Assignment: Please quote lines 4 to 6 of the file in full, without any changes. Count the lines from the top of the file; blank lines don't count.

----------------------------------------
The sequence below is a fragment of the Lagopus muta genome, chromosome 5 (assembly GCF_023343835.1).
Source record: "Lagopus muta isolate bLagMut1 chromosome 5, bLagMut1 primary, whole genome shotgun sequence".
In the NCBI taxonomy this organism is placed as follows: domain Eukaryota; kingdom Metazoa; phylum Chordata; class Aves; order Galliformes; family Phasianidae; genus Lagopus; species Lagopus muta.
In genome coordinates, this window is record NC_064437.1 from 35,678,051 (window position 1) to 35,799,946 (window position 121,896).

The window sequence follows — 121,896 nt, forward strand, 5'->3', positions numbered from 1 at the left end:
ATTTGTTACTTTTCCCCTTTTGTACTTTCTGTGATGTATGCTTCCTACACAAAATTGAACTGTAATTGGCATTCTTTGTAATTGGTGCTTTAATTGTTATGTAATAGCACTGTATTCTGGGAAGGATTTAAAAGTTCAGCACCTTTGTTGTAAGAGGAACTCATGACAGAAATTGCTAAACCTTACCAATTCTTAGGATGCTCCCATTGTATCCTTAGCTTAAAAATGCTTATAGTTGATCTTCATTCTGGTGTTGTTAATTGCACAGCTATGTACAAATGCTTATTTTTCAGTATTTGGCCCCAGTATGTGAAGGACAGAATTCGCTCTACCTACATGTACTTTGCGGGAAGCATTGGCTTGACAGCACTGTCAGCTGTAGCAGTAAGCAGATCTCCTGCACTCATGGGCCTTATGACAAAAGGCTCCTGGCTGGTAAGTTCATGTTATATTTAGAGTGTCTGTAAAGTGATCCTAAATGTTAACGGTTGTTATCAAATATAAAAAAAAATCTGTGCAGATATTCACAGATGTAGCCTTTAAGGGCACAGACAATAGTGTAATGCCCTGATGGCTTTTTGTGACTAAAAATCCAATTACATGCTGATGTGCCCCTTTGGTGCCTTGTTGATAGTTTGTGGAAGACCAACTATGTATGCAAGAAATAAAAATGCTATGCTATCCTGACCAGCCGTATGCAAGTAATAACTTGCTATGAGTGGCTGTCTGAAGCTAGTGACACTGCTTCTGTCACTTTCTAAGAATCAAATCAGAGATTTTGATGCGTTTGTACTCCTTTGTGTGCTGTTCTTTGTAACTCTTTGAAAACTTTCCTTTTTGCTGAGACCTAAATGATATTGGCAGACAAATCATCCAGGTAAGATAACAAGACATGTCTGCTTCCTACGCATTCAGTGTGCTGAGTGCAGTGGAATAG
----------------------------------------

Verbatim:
In genome coordinates, this window is record NC_064437.1 from 35,678,051 (window position 1) to 35,799,946 (window position 121,896).

The window sequence follows — 121,896 nt, forward strand, 5'->3', positions numbered from 1 at the left end:
ATTTGTTACTTTTCCCCTTTTGTACTTTCTGTGATGTATGCTTCCTACACAAAATTGAACTGTAATTGGCATTCTTTGTAATTGGTGCTTTAATTGTTATGTAATAGCACTGTATTCTGGGAAGGATTTAAAAGTTCAGCACCTTTGTTGTAAGAGGAACTCATGACAGAAATTGCTAAACCTTACCAATTCTTAGGATGCTCCCATTGTATCCTTAGCTTAAAAATGCTTATAGTTGATCTTCATTCTGGTGTTGTTAATTGCACAGCTATGTACAAATGCTTATTTTTCAGTATTTGGCCCCAGTATGTGAAGGACAGAATTCGCTCTACCTACATGTACTTTGCGGGAAGCATTGGCTTGACAGCACTGTCAGCTGTAGCAGTAAGCAGATCTCCTGCACTCATGGGCCTTATGACAAAAGGCTCCTGGCTGGTAAGTTCATGTTATATTTAGAGTGTCTGTAAAGTGATCCTAAATGTTAACGGTTGTTATCAAATATAAAAAAAAATCTGTGCAGATATTCACAGATGTAGCCTTTAAGGGCACAGACAATAGTGTAATGCCCTGATGGCTTTTTGTGACTAAAAATCCAATTACATGCTGATGTGCCCCTTTGGTGCCTTGTTGATAGTTTGTGGAAGACCAACTATGTATGCAAGAAATAAAAATGCTATGCTATCCTGACCAGCCGTATGCAAGTAATAACTTGCTATGAGTGGCTGTCTGAAGCTAGTGACACTGCTTCTGTCACTTTCTAAGAATCAAATCAGAGATTTTGATGCGTTTGTACTCCTTTGTGTGCTGTTCTTTGTAACTCTTTGAAAACTTTCCTTTTTGCTGAGACCTAAATGATATTGGCAGACAAATCATCCAGGTAAGATAACAAGACATGTCTGCTTCCTACGCATTCAGTGTGCTGAGTGCAGTGGAATAG